2. Arriving at a common purpose is oftentimes difficult so a recommended approach is to conduct an executive workshop to:

    • Identify key descriptors for the system both currently (what is it now) and in the future (what it need to be);
    • Develop a roadmap based on gaps identified including quantitative benchmarks from which future successes can be measured; and
    • Create a Vision statement for SharePoint outlining in detail overall purpose and intention.


  3. Governance – Comprised of the collection of policies, processes, standards, models, roles and responsibilities that ensure successful management of the platform across the enterprise. More informally, it’s all the things required to make it work as well as the glue that holds it all together. Because of SharePoint’s inherent nature to decentralize away from IT, stronger governance processes are required to make it a success.
  4. An advisory council comprised of cross-departmental representation is required, and must include active participation from the executive stakeholders who contributed to development of the overall Vision. Sub-committees and working groups for specific areas like technology, information architecture, training and education need to be tasked with implementation, operationalization and enforcement, as successful governance requires accountability.

    For additional detail surrounding information governance please see the first of two articles I recently authored along with Seth Earley for KMWorld Magazine titled SharePoint 2010 ECM Governance. Keep in mind that the ability to establish and operationalize governance is often dependent on organizational maturity so I’d recommend also taking a look at Sadie Van Buren’s recent post on SharePoint Maturity.

  5. People & Objectives – Identification of the audiences that have a stake in the environment. It’s important to fully understand who they are and what tasks they are required to accomplish. What are the key business processes and how will the technology be designed to support them?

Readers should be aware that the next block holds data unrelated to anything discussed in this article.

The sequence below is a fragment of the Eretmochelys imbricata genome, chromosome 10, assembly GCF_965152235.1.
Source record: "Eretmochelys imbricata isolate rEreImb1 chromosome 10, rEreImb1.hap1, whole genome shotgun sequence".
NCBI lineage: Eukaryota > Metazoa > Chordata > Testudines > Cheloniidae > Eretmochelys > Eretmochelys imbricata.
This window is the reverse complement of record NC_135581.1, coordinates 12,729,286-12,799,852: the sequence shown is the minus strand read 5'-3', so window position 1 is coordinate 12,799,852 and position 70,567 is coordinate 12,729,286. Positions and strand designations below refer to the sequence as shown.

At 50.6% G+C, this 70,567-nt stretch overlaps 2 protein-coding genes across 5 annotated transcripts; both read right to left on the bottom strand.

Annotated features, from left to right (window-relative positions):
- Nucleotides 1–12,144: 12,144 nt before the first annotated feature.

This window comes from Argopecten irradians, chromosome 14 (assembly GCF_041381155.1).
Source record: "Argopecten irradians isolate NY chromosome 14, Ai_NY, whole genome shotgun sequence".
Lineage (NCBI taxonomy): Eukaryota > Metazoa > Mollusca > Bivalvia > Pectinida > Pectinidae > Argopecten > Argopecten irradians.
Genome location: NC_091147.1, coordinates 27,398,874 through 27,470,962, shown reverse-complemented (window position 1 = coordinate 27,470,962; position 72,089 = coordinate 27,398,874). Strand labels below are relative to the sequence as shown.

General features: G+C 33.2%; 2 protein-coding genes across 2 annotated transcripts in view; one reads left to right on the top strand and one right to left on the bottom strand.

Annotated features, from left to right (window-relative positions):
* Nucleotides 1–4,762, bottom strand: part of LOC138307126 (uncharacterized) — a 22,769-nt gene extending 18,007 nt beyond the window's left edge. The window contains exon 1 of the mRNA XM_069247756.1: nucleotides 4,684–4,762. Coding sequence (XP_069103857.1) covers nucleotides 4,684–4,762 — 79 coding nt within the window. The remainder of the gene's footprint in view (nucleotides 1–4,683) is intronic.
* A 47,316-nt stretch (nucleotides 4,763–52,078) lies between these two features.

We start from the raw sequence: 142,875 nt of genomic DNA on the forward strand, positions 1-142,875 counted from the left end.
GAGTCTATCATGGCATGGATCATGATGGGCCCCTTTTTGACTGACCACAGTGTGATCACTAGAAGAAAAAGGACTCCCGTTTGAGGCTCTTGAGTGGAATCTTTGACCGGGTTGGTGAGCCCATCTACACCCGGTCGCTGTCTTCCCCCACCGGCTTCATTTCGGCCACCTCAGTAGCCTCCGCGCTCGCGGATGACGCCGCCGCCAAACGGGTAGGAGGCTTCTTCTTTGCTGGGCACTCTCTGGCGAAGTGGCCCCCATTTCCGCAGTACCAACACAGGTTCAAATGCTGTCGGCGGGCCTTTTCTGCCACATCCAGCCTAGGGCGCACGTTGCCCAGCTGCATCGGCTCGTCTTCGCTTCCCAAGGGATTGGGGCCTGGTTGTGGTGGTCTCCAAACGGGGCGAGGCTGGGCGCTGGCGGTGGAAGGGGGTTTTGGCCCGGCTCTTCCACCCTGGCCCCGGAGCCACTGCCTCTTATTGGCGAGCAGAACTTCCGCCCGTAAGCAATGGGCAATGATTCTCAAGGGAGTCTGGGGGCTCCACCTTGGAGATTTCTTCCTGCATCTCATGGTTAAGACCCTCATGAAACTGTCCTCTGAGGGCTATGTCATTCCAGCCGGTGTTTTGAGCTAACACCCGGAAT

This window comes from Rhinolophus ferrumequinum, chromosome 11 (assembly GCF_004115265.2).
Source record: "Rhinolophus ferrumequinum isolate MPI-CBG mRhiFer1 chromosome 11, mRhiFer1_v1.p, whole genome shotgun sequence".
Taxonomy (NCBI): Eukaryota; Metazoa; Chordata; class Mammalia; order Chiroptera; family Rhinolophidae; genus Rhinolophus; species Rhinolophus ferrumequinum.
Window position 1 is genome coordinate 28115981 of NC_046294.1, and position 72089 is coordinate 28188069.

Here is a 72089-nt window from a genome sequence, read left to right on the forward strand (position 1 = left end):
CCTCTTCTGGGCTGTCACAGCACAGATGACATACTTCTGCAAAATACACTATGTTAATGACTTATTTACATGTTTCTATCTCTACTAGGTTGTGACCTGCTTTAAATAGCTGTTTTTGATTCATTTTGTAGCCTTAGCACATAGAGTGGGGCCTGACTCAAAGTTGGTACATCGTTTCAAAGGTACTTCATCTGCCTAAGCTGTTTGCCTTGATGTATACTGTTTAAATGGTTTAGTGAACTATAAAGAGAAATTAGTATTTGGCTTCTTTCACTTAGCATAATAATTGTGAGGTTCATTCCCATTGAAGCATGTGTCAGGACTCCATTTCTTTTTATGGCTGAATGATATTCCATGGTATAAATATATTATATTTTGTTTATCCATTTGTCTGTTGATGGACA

6. Strategy defines your approach to completing the following activities:

    • Identify all the people and groups required to participate in the environment;
    • Determine existing pain points along with potential solutions;
    • Develop use cases and user scenarios to capture business processes and common interactions; and
    • Document opportunities for active and passive personalization that also include the serendipitous discovery of information.


  7. Requirements & Analysis – The formal gathering of requirements, taken directly from users and captured in their own words. This includes an assessment of the current environment in the form of stakeholder interviews, core team working sessions, end user surveys and heuristic evaluations to identify what’s working and what’s not along with desired improvements in the form of features and functionality. Requirements must be analyzed, categorized, prioritized and ultimately tied back to the purpose.

  9. Information Architecture – Definition of approach to the two key areas of information organization and access. Prior to implementation of site structures, navigational schemes and search interfaces, it’s crucial that you develop comprehensive content models, which require clear understanding of types and volume of content that exist. To do so you must define methods for completing the following:

    • Content audits and inventories that identify volume, ownership, responsibility and overall scope of the problem;